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The gut wrenching and tear jerking story carried by CNN on September 1st 2016 regarding clemency granted by President Obama to Sharanda Jones, shines a damning light on the underbelly of a justice system in America that reeks of a stinking stench which, prior to this becoming broad knowledge, would be enough to trigger convulsive vomiting and dysentery. It underscores a constitution that is replete with cracks in its judicial system, deliberately and strategically focused in underprivileged areas to “capture” minorities, but with a specific agenda to bring in Black youngsters primarily, for servitude, to feed the greed of super wealthy capitalist enterprises. It stands as a testament of how the penal system has postured itself to pit one against the other in this country, with a mandate to imprison them in droves and to level extreme sentences as harsh as life imprisonment, based only on hypothesis where there is no hard core evidence. But more so, it reflects a sector of the population as being straight up unethical psychopaths who are simply the prophetic underdogs driven by fear and insecurity. This fear mentality has its genesis deeply steeped in guilt carried over from slavery, and the harsh penal existence that it meted out to human beings based solely on the color of their skin. To add credence to this claim would be to site the “Cash for Kids” case which unfolded in Pennsylvania in 2009 where judges Mark Ciavarella and Michael Conahan were sentenced to prison for accepting bribery

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FACEBOOK is for sure the best social media platform for networking but more-so it seems, for self-aggrandizement, for such is the thought of many. This weighs in on acceptance, self-value, self-worth, continuous applause/likes, and the desired maintenance of a would-be lofty psychological posturing. Facebook has lured and made addicts of many, in that it serves up hope for one of the greatest hierarchical needs of man – that of recognition. Liking the posts of others sometimes has no bearing on what is posted or whether it makes sense, but more so by whom it is posted. Profiles, weddings, graduations and other pictures of outstanding achievements, preferably of Caribbean nationals, are ranked high but so too are pictures that are a bit more risqué. The count is still being tallied as to whether the general preference is for boobs or large bottoms. It is also the medium used for those who would otherwise prefer to be published denominational religionists or advocates of any Black conscious movement, again, preferably where people from the Caribbean are involved, but especially for those affected by homophobia. Most outstanding however, is the level of social comparison and envy with which it comes. It is totally fine for many to broadcast travels or other achievements whether past or present, but woe be unto those who come out of left field to announce anything that threatens to topple the status of others who considered themselves hitherto, at the top of the chain. To give social media its due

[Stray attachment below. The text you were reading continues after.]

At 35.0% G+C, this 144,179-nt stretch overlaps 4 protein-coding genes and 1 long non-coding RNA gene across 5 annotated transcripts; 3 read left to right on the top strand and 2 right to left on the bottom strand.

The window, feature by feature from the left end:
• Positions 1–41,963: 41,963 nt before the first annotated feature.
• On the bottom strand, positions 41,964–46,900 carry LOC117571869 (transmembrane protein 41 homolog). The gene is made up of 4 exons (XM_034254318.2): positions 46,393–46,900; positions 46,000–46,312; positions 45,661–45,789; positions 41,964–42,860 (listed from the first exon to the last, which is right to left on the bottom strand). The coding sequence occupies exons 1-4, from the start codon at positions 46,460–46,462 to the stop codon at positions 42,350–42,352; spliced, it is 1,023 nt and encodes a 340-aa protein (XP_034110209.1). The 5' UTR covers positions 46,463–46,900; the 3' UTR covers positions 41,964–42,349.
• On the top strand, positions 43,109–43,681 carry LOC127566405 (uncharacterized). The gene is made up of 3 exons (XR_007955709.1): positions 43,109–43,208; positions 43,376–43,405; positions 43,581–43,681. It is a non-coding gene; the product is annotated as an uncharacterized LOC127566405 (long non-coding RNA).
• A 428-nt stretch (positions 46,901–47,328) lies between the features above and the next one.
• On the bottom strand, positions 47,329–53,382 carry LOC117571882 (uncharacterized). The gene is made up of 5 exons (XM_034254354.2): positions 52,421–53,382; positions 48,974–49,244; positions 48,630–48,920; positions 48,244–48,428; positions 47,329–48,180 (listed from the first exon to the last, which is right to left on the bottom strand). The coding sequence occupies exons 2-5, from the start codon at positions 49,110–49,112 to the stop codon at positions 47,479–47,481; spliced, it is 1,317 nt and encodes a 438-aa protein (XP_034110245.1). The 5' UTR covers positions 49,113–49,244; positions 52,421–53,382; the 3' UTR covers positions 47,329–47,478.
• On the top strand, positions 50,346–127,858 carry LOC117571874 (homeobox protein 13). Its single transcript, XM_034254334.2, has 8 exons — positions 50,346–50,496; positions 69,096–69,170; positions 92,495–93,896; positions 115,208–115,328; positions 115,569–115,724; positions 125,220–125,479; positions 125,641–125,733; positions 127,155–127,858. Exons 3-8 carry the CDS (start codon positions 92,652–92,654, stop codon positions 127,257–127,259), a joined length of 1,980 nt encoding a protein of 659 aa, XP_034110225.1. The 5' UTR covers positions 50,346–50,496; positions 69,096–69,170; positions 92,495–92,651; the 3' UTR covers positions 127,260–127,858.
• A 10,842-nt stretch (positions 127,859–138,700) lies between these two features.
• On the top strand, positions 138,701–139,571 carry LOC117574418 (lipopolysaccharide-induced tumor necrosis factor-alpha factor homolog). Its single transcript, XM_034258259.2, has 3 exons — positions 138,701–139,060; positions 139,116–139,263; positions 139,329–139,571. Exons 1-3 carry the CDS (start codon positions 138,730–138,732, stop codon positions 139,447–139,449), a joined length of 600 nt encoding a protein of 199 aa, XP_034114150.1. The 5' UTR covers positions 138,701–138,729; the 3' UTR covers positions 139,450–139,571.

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Bway mi a tell yuh, mi haffi stay weh from Facebook and mi haffi refrain from reading the Observer and Gleaner and me haffi stop from watching the likkle bit a TV whey mi watch becawzen seh the news can be too depressing and the trite remarks and subliminal messaging dat come tru sometimes pan social media from odda people a faas inna odda people business gall mi to no end. Plus, mi nuh really have di time fi read tru plus find suppen pan Google fi post. But mi ah try mek a p’int in reference to Miss Coopa article, far as the world moves forward, a whey mi wooda guh fi one interview and respond to questions inna mi native tongue fi people undastan? Which healthcare professional mi coulda go give a pitch to, inna mi owna creole? How many potential clients and customers mi coulda talk to dat woulda understand dis? Which high flown job mi bredda or sista coulda fine inna ‘merica fi relate to people suh and which scholarship dem coulda apply fah and to which university? Mi cyan tek it star! Have mercy! Ah ongle Miss Lou mi know seh mek it and she was a folklore entertainer. Unuh can correck mi. The article in today’s Gleaner from Carolyn Cooper smacks of the same rancor I experienced from Marlene Malahoo Forte’s tweet, which shows a total lack of respect for people, insensitivity to murder, a lack of compassion for pain and suffering of others and